SCULPTURES of BIRDS
close-up of foot on branch
Chicadee on Pussywillow Branch, commissioned by the Selders Family. 9". Tupelo wood with Ebony base and Birds-Eye Maple
Won Second Place in Group Carving Mixed Subjects at the International Woodcarvers Congress, Davenport, Iowa, 2001.
Torpid Hummingbird, or, "Late Freeze", commissioned 2000. Tupelo
with Partridgewood base. 7". This carving won a blue ribbon in its
class, and second place in the category of 'Birds' at the International
Woodcarvers Congress in Davenport Iowa, 2001.
The snow, branch, and bud were all carved out of one piece of tupelo
wood. The bird was also carved out of one piece of tupelo.
for Chicadee on
This Kestrel was started in a class at the Ralley on the Rio, get together of the Rio Grande Valley Woodcarvers, in Mercedes,
Texas in January 2004. It was completed at home after many hours of fine tuning the carving, wood burning the details, and
painting the bird. Fortunately I had many great reference books to use to make the detail as accurate as possible. The bird is
mounted on a cut of Bristlecone Pine that is said to be 1,200 years old. It was carved completely out of one piece of basswood.
The eyes are glass, and the legs are painted pewter.
This commission, 11/05, was made for a woman who was one of my nicest Woodcraft customers. She
had seen the Chicadee and Ladybug piece in the store back in 2001 and decided then to have me
make one for her. It had to wait until the book was done, but then it was top priority. She decided to
give it to a very good friend whom she has known since forever. I was able to present it to the friend,
with the patron, and I'm pleased to say that everyone seemed to be very satisfied.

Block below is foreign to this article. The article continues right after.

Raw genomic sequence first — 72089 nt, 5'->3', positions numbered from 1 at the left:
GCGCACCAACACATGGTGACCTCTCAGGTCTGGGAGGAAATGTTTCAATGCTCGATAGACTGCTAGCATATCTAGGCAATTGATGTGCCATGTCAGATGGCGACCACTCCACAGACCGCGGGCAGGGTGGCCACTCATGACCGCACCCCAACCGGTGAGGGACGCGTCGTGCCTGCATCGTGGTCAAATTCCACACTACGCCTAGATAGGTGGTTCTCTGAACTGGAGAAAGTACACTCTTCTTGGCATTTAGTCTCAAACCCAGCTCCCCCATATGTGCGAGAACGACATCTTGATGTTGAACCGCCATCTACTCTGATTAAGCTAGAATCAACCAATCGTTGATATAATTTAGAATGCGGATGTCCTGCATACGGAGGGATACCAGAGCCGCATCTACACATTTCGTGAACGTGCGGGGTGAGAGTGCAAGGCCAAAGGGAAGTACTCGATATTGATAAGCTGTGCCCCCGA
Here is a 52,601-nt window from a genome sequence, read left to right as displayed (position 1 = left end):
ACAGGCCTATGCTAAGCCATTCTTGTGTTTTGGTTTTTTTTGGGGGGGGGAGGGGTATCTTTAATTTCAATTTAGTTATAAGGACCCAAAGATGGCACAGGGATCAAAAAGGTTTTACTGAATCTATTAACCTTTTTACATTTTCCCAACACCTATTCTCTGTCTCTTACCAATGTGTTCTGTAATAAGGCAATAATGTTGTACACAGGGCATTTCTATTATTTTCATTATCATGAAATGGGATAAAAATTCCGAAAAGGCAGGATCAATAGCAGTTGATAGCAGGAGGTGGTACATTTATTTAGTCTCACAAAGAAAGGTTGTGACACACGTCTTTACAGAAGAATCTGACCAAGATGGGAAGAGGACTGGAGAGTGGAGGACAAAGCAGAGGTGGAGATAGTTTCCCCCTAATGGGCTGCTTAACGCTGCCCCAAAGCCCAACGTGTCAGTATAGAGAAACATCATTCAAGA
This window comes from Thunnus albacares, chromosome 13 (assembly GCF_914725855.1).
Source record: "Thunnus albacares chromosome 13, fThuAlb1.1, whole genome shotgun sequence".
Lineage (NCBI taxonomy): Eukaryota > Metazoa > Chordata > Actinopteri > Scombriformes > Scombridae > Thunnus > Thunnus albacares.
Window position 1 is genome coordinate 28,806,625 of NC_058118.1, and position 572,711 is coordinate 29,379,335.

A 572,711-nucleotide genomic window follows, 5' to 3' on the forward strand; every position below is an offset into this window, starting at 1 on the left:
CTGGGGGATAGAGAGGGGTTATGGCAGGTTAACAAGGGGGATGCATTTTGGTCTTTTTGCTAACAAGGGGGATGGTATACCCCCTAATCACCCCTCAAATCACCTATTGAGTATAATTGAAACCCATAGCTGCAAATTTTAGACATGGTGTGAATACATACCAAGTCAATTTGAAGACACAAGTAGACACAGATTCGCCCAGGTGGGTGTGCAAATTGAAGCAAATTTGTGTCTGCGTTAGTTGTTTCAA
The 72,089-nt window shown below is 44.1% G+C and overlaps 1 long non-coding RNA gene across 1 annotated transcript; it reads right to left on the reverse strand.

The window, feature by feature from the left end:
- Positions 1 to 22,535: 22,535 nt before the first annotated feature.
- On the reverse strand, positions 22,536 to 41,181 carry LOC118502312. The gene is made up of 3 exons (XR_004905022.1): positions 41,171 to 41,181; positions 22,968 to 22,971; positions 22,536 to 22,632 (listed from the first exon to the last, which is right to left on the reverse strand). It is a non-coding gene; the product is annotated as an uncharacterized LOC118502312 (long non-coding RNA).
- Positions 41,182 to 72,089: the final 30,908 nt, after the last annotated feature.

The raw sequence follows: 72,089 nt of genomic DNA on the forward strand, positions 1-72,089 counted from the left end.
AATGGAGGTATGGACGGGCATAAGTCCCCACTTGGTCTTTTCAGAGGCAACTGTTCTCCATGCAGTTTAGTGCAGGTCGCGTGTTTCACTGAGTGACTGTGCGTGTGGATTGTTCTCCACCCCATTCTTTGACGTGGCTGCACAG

The small photo shows the bird with the original photo that we both agreed was a good male Eastern
Bluebird likeness. The bird is tupelo, the post is carved butternut, and the base is mesquite.
PLOVER IN SURF, 2007
This carving was made as a go-along project for a private carving student. It was made on and
off between Nov 2006 and January 2007. I would keep one step ahead of the student so he
could see how best to proceed and what to aim for. You can see his bird on the Students' Work
page. The bird is one piece of tupelo, the base was carved from butternut.
Making a three-dimensional-life-sized-realistic
hummingbird is not as difficult as it looks- but it
isn't easy either. The wings and tail feathers are
individually inserted into the body- which isn't the
easiest job, but the finished effect is worth the
If you look on the page of items for sale I have a
17-page booklet describing how we made this
birdie in a three day class.
Click HERE to see that page.
The kit to make this hummer is also available for $15. The kit includes the blanks for the body (with
dowel for beak already inserted), wings and tail feathers (including an extra pair- just in case), as well
as the 3mm glass eyes. Click HERE to see the kit
If you are feeling very adventurous you can also make these hummers out of harder woods. Here you
can see one made out of figured maple and one out of lacewood. The effect is very elegant, but the
carving job, without power, was difficult. Blanks are available in these and other hardwoods. Contact
me for more information.
This unique hummingbird
pair is in the collections
of the Bennetts.
Wren in My Hand, 2012
This piece started out as a trial to
see if I could carve a small bird
without using power carving tools.
When I had the bird finished I
didn't know how to mount it so I
thought of the 'bird in the hand'
and carved my hand as a base,
with a piece of shaped mahogany
for a support.
This carving was entered in the Coastal Bend
Woodcarvers' Show in 2012 where it was awarded
the blue ribbon in songbirds and also a merit award.